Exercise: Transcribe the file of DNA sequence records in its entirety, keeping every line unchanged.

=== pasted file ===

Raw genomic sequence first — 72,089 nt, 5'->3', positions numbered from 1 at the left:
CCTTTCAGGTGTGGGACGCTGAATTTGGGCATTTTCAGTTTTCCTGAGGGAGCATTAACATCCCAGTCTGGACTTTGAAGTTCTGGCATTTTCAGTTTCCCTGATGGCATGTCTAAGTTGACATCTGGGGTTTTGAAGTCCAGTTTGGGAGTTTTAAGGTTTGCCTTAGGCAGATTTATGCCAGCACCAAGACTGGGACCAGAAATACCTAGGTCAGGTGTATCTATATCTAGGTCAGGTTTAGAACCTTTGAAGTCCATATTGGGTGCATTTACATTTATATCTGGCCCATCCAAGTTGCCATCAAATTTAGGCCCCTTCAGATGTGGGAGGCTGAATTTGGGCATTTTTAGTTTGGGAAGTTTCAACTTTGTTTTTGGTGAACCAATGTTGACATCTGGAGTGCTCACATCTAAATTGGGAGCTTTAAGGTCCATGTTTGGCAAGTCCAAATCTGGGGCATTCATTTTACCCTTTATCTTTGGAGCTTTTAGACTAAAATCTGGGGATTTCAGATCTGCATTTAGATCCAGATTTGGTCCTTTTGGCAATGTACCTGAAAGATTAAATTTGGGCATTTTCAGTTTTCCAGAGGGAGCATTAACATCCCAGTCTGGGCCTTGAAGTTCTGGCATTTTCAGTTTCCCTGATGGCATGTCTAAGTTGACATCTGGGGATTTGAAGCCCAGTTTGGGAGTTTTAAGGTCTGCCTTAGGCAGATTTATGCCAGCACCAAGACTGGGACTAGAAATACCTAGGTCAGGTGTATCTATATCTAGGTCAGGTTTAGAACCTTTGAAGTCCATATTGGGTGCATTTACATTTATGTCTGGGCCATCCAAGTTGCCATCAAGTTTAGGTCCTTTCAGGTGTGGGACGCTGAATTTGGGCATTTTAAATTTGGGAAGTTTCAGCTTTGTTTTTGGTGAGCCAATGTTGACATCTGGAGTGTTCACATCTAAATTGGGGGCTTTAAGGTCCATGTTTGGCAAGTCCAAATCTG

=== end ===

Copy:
Raw genomic sequence first — 72,089 nt, 5'->3', positions numbered from 1 at the left:
CCTTTCAGGTGTGGGACGCTGAATTTGGGCATTTTCAGTTTTCCTGAGGGAGCATTAACATCCCAGTCTGGACTTTGAAGTTCTGGCATTTTCAGTTTCCCTGATGGCATGTCTAAGTTGACATCTGGGGTTTTGAAGTCCAGTTTGGGAGTTTTAAGGTTTGCCTTAGGCAGATTTATGCCAGCACCAAGACTGGGACCAGAAATACCTAGGTCAGGTGTATCTATATCTAGGTCAGGTTTAGAACCTTTGAAGTCCATATTGGGTGCATTTACATTTATATCTGGCCCATCCAAGTTGCCATCAAATTTAGGCCCCTTCAGATGTGGGAGGCTGAATTTGGGCATTTTTAGTTTGGGAAGTTTCAACTTTGTTTTTGGTGAACCAATGTTGACATCTGGAGTGCTCACATCTAAATTGGGAGCTTTAAGGTCCATGTTTGGCAAGTCCAAATCTGGGGCATTCATTTTACCCTTTATCTTTGGAGCTTTTAGACTAAAATCTGGGGATTTCAGATCTGCATTTAGATCCAGATTTGGTCCTTTTGGCAATGTACCTGAAAGATTAAATTTGGGCATTTTCAGTTTTCCAGAGGGAGCATTAACATCCCAGTCTGGGCCTTGAAGTTCTGGCATTTTCAGTTTCCCTGATGGCATGTCTAAGTTGACATCTGGGGATTTGAAGCCCAGTTTGGGAGTTTTAAGGTCTGCCTTAGGCAGATTTATGCCAGCACCAAGACTGGGACTAGAAATACCTAGGTCAGGTGTATCTATATCTAGGTCAGGTTTAGAACCTTTGAAGTCCATATTGGGTGCATTTACATTTATGTCTGGGCCATCCAAGTTGCCATCAAGTTTAGGTCCTTTCAGGTGTGGGACGCTGAATTTGGGCATTTTAAATTTGGGAAGTTTCAGCTTTGTTTTTGGTGAGCCAATGTTGACATCTGGAGTGTTCACATCTAAATTGGGGGCTTTAAGGTCCATGTTTGGCAAGTCCAAATCTG